The University of St. Thomas Sustainability Advisory Council Charter
Definition of Sustainability
The most commonly held definition of sustainability is “meeting the needs of the present without compromising the ability of future generations to meet their own needs.” Sustainable systems preserve and advance social equity, economic prosperity, and the healthy functioning of ecological systems now and in the future.
Statement of Purpose
The Sustainability Council acts as a conduit and advocate for sustainability-related activities on both the St. Paul and Minneapolis campuses. The council’s members coordinate and collaborate on the development and implementation of sustainable policies, practices, research and curricula across the university with approval by the president’s senior staff. The council manages the Sustainability webpage and its contents to ensure completeness and robust descriptions of sustainability activities. The council recommends long-term sustainability goals for the university and identifies the means to achieve them related to the President’s Climate Commitment. Council members are expected to solicit input and to champion and communicate to each member’s respective areas of involvement so that all campus stakeholders become informed and take ownership of sustainability initiatives.
Duties and Responsibilities
- Devise comprehensive yet practical activities to foster sustainability across the entire organization.
- Improve the university’s sustainability intelligence – how information is gathered and reported, findings analyzed, lessons learned and results applied.
- Utilize sustainability for the university’s competitive advantage – in recruitment, fundraising, financial and resource management, community relations and funded research.
- Disseminate and promote sustainability accomplishments, tools and challenges.
- Establish campuswide measurement methodologies for quantifying, comparing, benchmarking and prioritizing progress toward sustainability.
- Foster linkages among and within campus departments, both operational and academic.
- Define annual and long-term sustainability priorities for the university.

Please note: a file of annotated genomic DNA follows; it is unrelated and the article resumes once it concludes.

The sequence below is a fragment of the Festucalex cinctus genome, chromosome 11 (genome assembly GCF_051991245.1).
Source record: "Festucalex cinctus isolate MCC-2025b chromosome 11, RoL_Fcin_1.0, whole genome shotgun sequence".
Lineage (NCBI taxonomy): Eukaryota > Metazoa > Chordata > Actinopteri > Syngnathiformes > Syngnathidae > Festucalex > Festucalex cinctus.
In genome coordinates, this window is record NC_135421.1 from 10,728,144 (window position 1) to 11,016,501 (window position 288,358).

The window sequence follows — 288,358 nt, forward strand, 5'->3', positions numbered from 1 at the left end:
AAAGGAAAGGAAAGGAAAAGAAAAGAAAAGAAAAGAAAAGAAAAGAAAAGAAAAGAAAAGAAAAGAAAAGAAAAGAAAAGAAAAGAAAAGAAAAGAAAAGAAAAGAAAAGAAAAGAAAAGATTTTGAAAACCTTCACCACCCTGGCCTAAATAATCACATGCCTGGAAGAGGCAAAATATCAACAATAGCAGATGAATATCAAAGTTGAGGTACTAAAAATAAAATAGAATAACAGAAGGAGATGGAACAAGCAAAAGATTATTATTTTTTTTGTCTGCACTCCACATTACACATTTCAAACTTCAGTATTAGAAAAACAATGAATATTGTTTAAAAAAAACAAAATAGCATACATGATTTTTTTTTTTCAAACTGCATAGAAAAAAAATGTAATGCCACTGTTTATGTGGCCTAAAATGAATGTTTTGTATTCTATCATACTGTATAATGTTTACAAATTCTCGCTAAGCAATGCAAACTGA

- Provide support and guidance to student and staff groups participating in meaningful sustainability activities.
- Provide oversight of the university’s Carbon Neutrality Plan and the annual energy audits.
The Sustainability Council members are appointed by the provost and CFO to represent key campus operations and academic circular constituencies that have direct responsibility; to provide expertise in planning, operations, academics, research, community relations and student life; and to bring their unique familiarity with various aspects of sustainability.
Membership consists of:
- Elise Amel, Professor, Psychology and Office of Sustainability Initiatives Faculty Director
- Nichole Boehmke, Director of Facilities Services
- Bernard Brady, Professor of Theology and Office for Mission Associate Director
- Amy Gage, Program Director, Neighborhood Relations
- Kristen Hatfield, Director of Admissions
- Mitch Karstens, Associate Vice President of Auxiliary Services
- Molly Kelley, Human Resources Business Partner & Talent Development Specialist
- Amanda Liu, Associate Vice President for Marketing Strategy
- Aaron Macke, Associate Dean of Students and Director of Residence Life
- Jennifer McKay, Sustainability Club Co-President
- Amir Nadav, Assistant Director of Campus Sustainability & Sustainability Advisory Council Chair
- Pamela Peterson, Executive Director, Dining Services
- Ariana Porcello, Undergraduate Student Government Sustainability Representative
- Mark Vangsgard, Vice President for Business Affairs and Chief Financial Officer
The council composition is intended to bring together the perspectives of diverse stakeholder groups to ensure that sustainability principles and practices are adopted as a part of the university’s journey toward becoming both carbon neutral and having all students, staff and faculty be sustainability aware. The council is not a proportionately representative, oversight, policy or rulemaking body, and thus is expected to arrive at its recommendations by consensus rather than by vote. As an advisory group, the council must understand that the university has many competing needs and limited resources, and may not be able to implement every recommendation. The council should endeavor to provide advice that is balanced, objective, practical and in the best interests of the entire campus community. The council will work year-round and may organize its work and meeting schedule as it deems appropriate. The council is encouraged to post updates to the Sustainability website to ensure that the campus receives accurate, complete and timely information.